a) Kansas City Southern, a railroad company or
b) Microsoft, which provides the operating system for countless personal computers and servers 

By ignoring dividends, we leveled the playing field for Microsoft because it only began paying dividends in 2009. Microsoft’s stock price appreciated an astounding 1,193% during the 20-year period from August 1, 1994 through July 31, 2014. Meanwhile, Kansas City Southern appreciated 13,775%; more than 11 times as much as Microsoft2.

Perhaps many guessed in favor of Microsoft because it is considered one of the greatest growth businesses of all time, or because founder Bill Gates is one of the world’s richest men. How many people can recall the last time they bought an item that had spent time on a Kansas City Southern railcar? The availability heuristic can cause us to miss great opportunities if we fail to uncover those that do not come to mind easily.

As with representativeness, we must actively apply slow thinking processes and seek information that requires the employment of System 2, which allocates attention to higher-level mental activities such as complex computations, rather than System 1, which relies on rules-of-thumb or shortcuts (see Behavioral Finance: Rules of Thumb and Representativeness for a more thorough explanation). Using information technology, we can scan entire data sets for evidence of opportunities with which we are not familiar. Often the best investment ideas are those that investors dislike or do not know exist.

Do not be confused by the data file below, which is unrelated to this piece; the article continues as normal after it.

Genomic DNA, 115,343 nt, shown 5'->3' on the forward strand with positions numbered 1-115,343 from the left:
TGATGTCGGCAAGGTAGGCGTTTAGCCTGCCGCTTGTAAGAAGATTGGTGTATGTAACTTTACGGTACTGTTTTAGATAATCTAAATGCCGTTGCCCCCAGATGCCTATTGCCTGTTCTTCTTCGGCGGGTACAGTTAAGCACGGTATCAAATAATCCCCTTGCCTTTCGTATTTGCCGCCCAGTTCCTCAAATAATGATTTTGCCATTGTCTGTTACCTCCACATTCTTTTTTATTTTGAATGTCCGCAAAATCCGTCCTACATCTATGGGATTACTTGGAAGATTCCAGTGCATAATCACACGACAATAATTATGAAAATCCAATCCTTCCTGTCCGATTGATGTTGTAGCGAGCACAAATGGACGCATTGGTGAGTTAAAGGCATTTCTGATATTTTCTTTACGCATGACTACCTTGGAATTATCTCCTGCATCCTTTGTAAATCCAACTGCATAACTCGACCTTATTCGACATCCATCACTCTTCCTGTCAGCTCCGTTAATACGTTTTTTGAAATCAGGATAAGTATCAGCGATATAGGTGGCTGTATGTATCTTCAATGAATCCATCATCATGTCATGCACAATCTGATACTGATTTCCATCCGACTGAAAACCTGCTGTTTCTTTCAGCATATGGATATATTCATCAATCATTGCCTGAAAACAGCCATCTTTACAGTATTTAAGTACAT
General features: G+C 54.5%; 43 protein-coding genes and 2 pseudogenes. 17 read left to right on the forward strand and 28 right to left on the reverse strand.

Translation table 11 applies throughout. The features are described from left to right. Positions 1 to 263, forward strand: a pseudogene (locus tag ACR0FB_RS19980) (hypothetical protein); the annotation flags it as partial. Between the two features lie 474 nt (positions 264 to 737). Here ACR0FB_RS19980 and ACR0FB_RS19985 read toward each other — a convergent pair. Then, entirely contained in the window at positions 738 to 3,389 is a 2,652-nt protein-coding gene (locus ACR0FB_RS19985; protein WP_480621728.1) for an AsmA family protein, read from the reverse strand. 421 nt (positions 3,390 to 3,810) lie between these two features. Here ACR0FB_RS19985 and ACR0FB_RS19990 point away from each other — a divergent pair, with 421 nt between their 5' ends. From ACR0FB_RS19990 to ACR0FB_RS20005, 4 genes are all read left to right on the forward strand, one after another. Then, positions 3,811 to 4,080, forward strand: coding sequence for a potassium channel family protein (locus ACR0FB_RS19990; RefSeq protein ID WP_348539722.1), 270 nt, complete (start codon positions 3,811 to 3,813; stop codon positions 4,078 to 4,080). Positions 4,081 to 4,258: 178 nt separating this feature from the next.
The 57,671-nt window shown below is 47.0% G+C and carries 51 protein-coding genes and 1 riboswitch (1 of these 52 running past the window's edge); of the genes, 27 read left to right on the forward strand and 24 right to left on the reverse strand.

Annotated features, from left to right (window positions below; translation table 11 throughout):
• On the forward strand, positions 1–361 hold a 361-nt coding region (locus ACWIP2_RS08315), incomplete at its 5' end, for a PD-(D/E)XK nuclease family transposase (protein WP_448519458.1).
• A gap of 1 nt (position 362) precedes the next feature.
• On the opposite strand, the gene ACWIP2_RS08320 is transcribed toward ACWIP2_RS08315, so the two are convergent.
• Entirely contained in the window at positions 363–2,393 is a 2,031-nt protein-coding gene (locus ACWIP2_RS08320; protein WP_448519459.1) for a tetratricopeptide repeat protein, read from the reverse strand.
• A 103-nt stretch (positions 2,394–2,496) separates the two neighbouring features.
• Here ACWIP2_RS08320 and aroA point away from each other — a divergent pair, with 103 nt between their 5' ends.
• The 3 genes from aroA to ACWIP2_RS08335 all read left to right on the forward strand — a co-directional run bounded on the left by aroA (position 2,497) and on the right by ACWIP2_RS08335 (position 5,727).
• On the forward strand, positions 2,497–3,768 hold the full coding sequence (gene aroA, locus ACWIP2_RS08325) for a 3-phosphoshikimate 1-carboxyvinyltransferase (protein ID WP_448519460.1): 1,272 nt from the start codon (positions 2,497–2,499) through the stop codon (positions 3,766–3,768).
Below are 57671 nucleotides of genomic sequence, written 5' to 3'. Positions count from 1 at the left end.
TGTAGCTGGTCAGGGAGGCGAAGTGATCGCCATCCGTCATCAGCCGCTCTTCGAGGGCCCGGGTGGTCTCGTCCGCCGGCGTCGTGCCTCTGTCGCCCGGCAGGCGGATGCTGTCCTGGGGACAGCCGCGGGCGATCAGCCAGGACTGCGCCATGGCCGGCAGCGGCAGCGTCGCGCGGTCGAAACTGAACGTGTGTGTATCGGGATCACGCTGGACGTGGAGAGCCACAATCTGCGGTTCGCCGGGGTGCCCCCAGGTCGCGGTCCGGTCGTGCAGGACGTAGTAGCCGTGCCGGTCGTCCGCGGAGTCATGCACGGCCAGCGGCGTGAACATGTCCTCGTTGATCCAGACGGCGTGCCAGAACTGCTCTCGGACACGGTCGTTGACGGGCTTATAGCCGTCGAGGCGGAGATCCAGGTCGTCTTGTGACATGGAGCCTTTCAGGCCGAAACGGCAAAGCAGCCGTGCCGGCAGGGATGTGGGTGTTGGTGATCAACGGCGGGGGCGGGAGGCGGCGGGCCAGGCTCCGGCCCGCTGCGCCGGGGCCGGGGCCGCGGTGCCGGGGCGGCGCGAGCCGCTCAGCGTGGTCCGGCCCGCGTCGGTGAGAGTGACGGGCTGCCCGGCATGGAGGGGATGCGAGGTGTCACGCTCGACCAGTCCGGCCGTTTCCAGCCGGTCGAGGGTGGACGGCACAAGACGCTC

Anchoring and Adjustment

"In many situations, people make estimates by starting from an initial value and adjusting to yield a final answer." K&T wrote that an issue arises because those adjustments "are typically insufficient. That is, different starting points yield different estimates, which are biased toward the initial values. We call this phenomenon anchoring."

For example, the financial results of most companies rise and fall over time, affecting their business valuations. Yet, investors often reference a particular value estimate, even when new evidence suggests the original estimate is no longer accurate. week high prices. Investors often anchor on and sell near the high price without sufficiently adjusting for positive news, which allows momentum investors to achieve statistically significant outperformance asweek high3.

Fundamental investors value businesses using several methods, often with ratios that compare price to other objective fundamental measures for apples-to-apples comparisons between different companies. A focus on ratios rather than current prices helps investors adjust properly and minimizes the effects of this bias. The next paper in our series, Behavioral Finance: Loss and Regret Aversion, examines subsequent behavioral investment bias discoveries. 

1 Plous, Scott. (1993). The Psychology of Judgment and Decision Making
2 Bloomberg Terminal Data
3 The 52-Week High and Momentum Investing;" George, Thomas J. and Hwang, Chuan-Yang (October 2004). Journal of Finance, pp. 2145 – 2176